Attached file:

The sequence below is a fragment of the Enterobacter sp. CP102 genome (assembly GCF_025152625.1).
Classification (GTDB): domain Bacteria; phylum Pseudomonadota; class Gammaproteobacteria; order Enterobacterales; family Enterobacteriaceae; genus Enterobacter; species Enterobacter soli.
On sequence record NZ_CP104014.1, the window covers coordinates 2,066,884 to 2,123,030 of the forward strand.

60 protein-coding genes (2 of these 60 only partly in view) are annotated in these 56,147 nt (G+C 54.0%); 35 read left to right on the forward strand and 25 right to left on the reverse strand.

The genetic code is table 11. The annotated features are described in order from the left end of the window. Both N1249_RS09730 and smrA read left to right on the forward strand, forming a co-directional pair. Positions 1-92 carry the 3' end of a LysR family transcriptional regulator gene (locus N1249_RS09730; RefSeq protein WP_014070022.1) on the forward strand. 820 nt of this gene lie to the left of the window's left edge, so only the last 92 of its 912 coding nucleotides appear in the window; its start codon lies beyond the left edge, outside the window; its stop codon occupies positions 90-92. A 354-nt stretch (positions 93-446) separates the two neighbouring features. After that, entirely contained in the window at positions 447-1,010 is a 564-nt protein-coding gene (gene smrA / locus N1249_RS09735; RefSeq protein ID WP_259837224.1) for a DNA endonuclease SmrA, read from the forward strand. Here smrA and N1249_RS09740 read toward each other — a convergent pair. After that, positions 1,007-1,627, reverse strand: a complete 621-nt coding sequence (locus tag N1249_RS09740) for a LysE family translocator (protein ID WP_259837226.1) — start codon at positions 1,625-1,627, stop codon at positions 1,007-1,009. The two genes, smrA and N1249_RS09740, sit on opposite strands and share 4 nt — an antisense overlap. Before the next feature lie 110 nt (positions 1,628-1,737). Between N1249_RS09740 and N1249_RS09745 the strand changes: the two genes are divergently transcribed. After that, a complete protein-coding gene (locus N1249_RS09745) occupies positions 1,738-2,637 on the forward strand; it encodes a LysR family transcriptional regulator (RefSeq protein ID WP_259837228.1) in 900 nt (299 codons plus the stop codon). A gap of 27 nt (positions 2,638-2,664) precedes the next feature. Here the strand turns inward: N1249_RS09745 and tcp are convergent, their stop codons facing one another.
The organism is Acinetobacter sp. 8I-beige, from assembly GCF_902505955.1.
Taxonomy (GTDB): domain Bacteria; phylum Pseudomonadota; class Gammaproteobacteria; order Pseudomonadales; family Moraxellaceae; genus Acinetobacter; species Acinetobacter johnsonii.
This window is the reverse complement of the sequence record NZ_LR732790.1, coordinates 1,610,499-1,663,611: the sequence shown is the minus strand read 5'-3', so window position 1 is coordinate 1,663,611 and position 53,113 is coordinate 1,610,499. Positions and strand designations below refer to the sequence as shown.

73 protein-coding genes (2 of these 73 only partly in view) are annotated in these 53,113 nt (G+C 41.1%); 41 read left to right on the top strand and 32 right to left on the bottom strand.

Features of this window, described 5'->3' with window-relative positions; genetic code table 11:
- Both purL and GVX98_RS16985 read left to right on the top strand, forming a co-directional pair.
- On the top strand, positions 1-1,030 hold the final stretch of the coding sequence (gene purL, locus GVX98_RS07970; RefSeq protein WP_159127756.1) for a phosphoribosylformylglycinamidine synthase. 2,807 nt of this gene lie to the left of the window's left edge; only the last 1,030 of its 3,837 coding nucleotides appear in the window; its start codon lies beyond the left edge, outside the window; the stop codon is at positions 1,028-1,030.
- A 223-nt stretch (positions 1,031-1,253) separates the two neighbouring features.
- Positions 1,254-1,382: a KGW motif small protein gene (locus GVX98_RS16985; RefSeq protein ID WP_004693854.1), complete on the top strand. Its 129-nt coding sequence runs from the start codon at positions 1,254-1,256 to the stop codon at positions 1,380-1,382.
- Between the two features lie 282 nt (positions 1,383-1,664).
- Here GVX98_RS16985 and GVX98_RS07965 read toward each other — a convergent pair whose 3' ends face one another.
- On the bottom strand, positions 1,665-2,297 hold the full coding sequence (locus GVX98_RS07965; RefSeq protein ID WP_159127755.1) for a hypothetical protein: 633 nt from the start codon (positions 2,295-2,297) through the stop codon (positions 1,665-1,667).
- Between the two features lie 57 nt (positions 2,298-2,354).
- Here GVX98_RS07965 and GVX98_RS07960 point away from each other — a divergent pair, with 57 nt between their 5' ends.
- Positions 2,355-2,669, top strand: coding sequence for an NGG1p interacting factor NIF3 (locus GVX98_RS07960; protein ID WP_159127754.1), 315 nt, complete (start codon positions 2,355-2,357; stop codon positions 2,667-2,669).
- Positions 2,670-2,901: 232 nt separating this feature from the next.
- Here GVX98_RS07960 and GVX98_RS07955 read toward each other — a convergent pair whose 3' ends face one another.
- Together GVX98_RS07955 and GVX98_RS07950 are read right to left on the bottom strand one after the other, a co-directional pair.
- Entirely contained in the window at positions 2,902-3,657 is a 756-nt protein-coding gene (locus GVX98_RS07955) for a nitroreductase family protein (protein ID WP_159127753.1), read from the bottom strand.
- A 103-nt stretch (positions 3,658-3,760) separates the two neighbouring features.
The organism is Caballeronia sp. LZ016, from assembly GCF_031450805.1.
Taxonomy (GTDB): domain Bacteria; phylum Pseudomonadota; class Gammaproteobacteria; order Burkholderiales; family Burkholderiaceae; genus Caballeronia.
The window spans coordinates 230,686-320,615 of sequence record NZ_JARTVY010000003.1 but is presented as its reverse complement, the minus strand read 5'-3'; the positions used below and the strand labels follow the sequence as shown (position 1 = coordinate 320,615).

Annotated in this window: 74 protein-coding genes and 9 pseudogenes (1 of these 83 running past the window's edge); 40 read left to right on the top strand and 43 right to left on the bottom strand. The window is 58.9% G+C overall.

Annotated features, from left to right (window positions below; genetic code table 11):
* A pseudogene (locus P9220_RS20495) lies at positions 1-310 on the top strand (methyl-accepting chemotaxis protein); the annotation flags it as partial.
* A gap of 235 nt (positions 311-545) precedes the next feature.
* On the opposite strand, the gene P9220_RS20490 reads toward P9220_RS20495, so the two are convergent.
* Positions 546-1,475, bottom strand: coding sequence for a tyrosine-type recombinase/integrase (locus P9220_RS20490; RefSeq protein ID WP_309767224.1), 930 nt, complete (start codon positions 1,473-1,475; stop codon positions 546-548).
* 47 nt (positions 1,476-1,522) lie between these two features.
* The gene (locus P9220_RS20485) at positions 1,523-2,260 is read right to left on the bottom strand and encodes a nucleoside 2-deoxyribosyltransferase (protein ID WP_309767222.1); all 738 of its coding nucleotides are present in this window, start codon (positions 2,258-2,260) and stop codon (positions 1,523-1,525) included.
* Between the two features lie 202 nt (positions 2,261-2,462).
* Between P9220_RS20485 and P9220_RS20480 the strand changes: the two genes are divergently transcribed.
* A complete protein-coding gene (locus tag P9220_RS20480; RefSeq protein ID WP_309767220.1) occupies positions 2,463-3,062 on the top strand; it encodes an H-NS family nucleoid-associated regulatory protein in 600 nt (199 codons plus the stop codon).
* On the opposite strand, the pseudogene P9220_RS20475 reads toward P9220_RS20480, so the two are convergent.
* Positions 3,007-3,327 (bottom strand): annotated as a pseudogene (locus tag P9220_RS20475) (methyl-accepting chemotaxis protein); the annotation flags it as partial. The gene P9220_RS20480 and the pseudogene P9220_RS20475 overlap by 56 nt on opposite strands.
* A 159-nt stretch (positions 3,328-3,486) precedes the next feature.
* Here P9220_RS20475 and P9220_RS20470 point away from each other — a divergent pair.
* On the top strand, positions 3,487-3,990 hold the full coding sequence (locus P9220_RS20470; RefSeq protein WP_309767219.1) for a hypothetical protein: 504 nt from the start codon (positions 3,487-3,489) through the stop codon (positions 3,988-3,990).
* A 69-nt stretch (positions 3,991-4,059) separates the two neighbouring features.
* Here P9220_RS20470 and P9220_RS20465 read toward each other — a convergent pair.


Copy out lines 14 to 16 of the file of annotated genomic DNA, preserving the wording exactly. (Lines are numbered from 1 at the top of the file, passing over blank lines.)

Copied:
- Positions 1,254-1,382: a KGW motif small protein gene (locus GVX98_RS16985; RefSeq protein ID WP_004693854.1), complete on the top strand. Its 129-nt coding sequence runs from the start codon at positions 1,254-1,256 to the stop codon at positions 1,380-1,382.
- Between the two features lie 282 nt (positions 1,383-1,664).
- Here GVX98_RS16985 and GVX98_RS07965 read toward each other — a convergent pair whose 3' ends face one another.